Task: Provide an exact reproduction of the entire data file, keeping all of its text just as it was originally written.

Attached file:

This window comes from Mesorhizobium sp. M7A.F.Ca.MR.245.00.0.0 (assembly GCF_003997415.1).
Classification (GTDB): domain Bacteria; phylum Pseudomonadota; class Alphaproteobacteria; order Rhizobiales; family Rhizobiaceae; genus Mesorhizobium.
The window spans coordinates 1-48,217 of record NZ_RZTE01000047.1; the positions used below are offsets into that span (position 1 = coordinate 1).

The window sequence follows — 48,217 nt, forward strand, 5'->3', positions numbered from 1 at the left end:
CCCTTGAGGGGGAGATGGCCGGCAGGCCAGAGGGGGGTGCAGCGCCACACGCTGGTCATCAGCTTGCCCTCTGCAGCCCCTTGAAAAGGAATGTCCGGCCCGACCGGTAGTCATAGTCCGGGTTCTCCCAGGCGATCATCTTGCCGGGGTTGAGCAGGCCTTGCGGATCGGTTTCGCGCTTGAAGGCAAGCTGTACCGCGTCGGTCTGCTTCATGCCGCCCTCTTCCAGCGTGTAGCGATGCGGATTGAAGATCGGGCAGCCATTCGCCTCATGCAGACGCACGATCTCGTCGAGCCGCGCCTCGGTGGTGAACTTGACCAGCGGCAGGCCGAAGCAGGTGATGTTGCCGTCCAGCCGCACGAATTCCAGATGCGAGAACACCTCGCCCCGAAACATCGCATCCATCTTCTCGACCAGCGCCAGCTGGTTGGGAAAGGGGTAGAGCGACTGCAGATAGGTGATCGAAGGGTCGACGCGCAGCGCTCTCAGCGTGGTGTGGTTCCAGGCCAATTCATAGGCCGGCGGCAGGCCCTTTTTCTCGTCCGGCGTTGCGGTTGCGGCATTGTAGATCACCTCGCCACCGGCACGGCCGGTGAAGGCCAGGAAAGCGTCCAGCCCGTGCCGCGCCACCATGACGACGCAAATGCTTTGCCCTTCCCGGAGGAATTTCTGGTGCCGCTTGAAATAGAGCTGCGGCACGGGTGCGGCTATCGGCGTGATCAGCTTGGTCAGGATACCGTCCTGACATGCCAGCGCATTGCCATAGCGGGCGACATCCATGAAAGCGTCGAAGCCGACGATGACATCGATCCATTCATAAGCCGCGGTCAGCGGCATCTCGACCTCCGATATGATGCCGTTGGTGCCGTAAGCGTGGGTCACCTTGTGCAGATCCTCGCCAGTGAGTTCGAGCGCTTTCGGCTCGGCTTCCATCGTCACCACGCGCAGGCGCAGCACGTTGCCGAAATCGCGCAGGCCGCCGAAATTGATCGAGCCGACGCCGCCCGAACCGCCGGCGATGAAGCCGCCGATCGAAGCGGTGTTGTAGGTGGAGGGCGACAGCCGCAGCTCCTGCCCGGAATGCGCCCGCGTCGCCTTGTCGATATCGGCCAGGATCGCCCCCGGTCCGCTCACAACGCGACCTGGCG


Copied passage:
This window comes from Mesorhizobium sp. M7A.F.Ca.MR.245.00.0.0 (assembly GCF_003997415.1).
Classification (GTDB): domain Bacteria; phylum Pseudomonadota; class Alphaproteobacteria; order Rhizobiales; family Rhizobiaceae; genus Mesorhizobium.
The window spans coordinates 1-48,217 of record NZ_RZTE01000047.1; the positions used below are offsets into that span (position 1 = coordinate 1).

The window sequence follows — 48,217 nt, forward strand, 5'->3', positions numbered from 1 at the left end:
CCCTTGAGGGGGAGATGGCCGGCAGGCCAGAGGGGGGTGCAGCGCCACACGCTGGTCATCAGCTTGCCCTCTGCAGCCCCTTGAAAAGGAATGTCCGGCCCGACCGGTAGTCATAGTCCGGGTTCTCCCAGGCGATCATCTTGCCGGGGTTGAGCAGGCCTTGCGGATCGGTTTCGCGCTTGAAGGCAAGCTGTACCGCGTCGGTCTGCTTCATGCCGCCCTCTTCCAGCGTGTAGCGATGCGGATTGAAGATCGGGCAGCCATTCGCCTCATGCAGACGCACGATCTCGTCGAGCCGCGCCTCGGTGGTGAACTTGACCAGCGGCAGGCCGAAGCAGGTGATGTTGCCGTCCAGCCGCACGAATTCCAGATGCGAGAACACCTCGCCCCGAAACATCGCATCCATCTTCTCGACCAGCGCCAGCTGGTTGGGAAAGGGGTAGAGCGACTGCAGATAGGTGATCGAAGGGTCGACGCGCAGCGCTCTCAGCGTGGTGTGGTTCCAGGCCAATTCATAGGCCGGCGGCAGGCCCTTTTTCTCGTCCGGCGTTGCGGTTGCGGCATTGTAGATCACCTCGCCACCGGCACGGCCGGTGAAGGCCAGGAAAGCGTCCAGCCCGTGCCGCGCCACCATGACGACGCAAATGCTTTGCCCTTCCCGGAGGAATTTCTGGTGCCGCTTGAAATAGAGCTGCGGCACGGGTGCGGCTATCGGCGTGATCAGCTTGGTCAGGATACCGTCCTGACATGCCAGCGCATTGCCATAGCGGGCGACATCCATGAAAGCGTCGAAGCCGACGATGACATCGATCCATTCATAAGCCGCGGTCAGCGGCATCTCGACCTCCGATATGATGCCGTTGGTGCCGTAAGCGTGGGTCACCTTGTGCAGATCCTCGCCAGTGAGTTCGAGCGCTTTCGGCTCGGCTTCCATCGTCACCACGCGCAGGCGCAGCACGTTGCCGAAATCGCGCAGGCCGCCGAAATTGATCGAGCCGACGCCGCCCGAACCGCCGGCGATGAAGCCGCCGATCGAAGCGGTGTTGTAGGTGGAGGGCGACAGCCGCAGCTCCTGCCCGGAATGCGCCCGCGTCGCCTTGTCGATATCGGCCAGGATCGCCCCCGGTCCGCTCACAACGCGACCTGGCG